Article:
Elsevier’s new CiteScore service is a carefully thought-out element in the company’s competitive strategy, but it reinforces the widespread error that bibliometrics can be use as proxies for the quality of a publication.
As we’ve absorbed and adopted the information economy assumptions peddled by Silicon Valley, social isolation has increased, the definition of “fact” has become slippery, and the scientific record has become more superficial, less reliable, and more transitory. In fact, confirmation bias seems to have become our main operating principle. Maybe a change in economic incentives and greater skepticism across the board could help — all driven by more humans at the controls.
The just-launched beta version of Humanities Commons is the latest in a growing number of scholar-led innovations in scholarly communication. How do such innovations develop, and how should more traditional publishers think about these opportunities? I spoke with MLA’s Kathleen Fitzpatrick recently to learn more.
Three companies (Rubriq, Axios Review, and Peerage of Science) have working models for external peer review. Has any one of them found a model for success?
Dismayed by the loss of trust in facts, and seeming preference for half-truths that appears to be driving our political present, Robert Harington decided to catch up on his reading over the weekend, and stumbled across a stimulating article in Publishers Weekly, entitled How to Sell Nearly a Half-Million Copies of a Poetry Book, by Anisse Gross.
A few take-aways from STM Week, including London Information International — why publishers have to take security seriously, why OA may need to itself be disrupted, and why we might want to rethink the “content business” positioning we have.
PIDapalooza, the first ever festival of persistent identifiers, set out not only to bring together the creators and users of PIDs, but also to make PIDs cool. Did it succeed? Find out in this report on the event from Alice Meadows and Phill Jones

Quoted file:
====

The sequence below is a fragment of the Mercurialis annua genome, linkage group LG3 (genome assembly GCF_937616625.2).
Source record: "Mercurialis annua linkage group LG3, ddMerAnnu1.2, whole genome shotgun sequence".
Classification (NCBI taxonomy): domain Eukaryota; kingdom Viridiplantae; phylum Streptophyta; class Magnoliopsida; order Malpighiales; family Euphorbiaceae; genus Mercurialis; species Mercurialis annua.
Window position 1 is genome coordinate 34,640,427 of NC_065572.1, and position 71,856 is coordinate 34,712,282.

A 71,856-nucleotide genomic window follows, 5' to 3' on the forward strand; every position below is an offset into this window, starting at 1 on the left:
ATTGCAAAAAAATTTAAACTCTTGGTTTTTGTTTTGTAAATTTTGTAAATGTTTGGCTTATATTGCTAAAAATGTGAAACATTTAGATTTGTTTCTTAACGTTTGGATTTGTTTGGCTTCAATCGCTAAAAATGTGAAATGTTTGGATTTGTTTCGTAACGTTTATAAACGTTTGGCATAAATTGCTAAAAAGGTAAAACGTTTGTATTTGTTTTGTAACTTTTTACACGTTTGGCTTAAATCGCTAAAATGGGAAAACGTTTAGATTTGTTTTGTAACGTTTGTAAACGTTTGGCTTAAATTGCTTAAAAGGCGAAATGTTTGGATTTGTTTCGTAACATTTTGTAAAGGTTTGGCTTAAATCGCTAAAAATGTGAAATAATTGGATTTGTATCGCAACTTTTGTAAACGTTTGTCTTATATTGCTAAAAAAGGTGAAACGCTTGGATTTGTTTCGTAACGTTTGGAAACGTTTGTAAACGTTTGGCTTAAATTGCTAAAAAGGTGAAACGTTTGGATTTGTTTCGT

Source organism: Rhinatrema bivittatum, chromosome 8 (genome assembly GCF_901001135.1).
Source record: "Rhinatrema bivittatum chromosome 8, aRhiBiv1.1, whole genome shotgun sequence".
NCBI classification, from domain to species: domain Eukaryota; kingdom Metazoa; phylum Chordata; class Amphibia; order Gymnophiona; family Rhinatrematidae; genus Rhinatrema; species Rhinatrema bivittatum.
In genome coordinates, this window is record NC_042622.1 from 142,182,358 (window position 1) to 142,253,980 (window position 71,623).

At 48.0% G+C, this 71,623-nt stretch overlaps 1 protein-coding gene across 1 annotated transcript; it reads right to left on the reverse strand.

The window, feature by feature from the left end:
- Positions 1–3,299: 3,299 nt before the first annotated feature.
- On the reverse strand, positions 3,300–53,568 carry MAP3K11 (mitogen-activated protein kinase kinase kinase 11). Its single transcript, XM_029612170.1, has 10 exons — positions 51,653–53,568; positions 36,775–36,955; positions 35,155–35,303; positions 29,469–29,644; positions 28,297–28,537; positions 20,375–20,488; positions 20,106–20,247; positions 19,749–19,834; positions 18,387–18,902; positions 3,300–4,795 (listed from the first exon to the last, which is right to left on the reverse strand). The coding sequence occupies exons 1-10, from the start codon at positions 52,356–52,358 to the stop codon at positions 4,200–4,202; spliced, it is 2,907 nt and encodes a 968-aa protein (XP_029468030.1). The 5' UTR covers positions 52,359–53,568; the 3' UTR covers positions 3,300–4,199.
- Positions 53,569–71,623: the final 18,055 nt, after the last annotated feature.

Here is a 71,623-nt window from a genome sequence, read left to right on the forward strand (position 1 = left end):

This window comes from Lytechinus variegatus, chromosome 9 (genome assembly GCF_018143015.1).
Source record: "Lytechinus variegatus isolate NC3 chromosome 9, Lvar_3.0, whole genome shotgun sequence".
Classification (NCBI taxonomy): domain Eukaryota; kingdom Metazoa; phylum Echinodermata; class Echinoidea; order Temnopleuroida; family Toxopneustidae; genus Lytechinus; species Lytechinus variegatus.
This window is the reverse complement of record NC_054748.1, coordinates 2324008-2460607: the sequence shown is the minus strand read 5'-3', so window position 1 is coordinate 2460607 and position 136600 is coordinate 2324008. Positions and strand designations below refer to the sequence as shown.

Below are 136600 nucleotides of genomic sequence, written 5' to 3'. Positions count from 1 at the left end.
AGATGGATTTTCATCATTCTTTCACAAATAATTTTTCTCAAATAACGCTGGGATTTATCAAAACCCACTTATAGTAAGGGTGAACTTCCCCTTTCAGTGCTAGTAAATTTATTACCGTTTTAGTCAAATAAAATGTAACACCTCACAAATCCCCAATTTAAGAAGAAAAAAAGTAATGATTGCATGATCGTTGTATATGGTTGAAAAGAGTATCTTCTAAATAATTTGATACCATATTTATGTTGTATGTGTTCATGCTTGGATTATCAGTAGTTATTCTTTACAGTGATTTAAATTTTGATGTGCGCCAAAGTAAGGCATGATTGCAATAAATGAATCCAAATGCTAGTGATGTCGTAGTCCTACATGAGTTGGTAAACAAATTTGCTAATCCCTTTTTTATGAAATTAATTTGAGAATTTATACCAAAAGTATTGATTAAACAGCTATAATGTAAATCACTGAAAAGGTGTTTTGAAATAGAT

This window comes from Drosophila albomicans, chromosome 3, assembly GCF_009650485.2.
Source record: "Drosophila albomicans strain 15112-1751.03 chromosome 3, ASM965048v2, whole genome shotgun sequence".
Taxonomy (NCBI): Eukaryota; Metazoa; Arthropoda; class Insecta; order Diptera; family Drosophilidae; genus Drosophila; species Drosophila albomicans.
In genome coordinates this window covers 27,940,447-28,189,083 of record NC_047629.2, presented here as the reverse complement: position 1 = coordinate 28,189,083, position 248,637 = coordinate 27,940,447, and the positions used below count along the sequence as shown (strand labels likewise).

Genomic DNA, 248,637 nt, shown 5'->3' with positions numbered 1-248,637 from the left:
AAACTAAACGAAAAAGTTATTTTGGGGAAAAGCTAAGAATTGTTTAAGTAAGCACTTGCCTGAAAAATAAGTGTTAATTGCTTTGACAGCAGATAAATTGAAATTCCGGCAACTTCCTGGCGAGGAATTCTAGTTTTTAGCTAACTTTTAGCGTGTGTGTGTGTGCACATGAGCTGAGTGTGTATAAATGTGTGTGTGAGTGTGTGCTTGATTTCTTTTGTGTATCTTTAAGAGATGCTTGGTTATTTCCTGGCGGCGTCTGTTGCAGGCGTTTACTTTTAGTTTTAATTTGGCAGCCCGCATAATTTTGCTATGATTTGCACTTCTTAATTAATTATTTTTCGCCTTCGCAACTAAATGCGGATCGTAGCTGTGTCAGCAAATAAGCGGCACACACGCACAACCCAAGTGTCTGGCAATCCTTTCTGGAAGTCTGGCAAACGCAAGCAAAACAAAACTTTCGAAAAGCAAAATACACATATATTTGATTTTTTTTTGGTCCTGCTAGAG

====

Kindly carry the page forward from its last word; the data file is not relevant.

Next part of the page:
The long-desired hope that digital publishing will be cheaper gets more cold water, as infrastructure and personnel costs continue to rise, with no real end in sight.
A look at a new generation of cutting edge search tools.
The pendulum for revenues swung from personal subscriptions to institutional subscriptions with the rise of digital options. With growth capped, a new mix of access options is likely to emerge.
Every industry has its dirty little secrets. This month we asked the Chefs what those secrets are in scholarly publishing.
What do people mean when they say scholarly publishing is “ripe for disruption”? Where might such disruption come from, and what will drive its success?
Robert Harington references our current altered state in politics as a tool to reflect on the need to invoke balance in publishing innovation, and growth.
Would a systemwide “flip” to open access by means of universal article-processing charges work? David Shulenberger argues that it would not, and he may be right — but not for the reasons he gives.
We typically classify publishers as Old Media and New Media, but now we have companies that are part of a new paradigm, the Dat Media company. Such companies sit above both Old and New, studying patterns in usage and in the databases of information aggregated by publishers.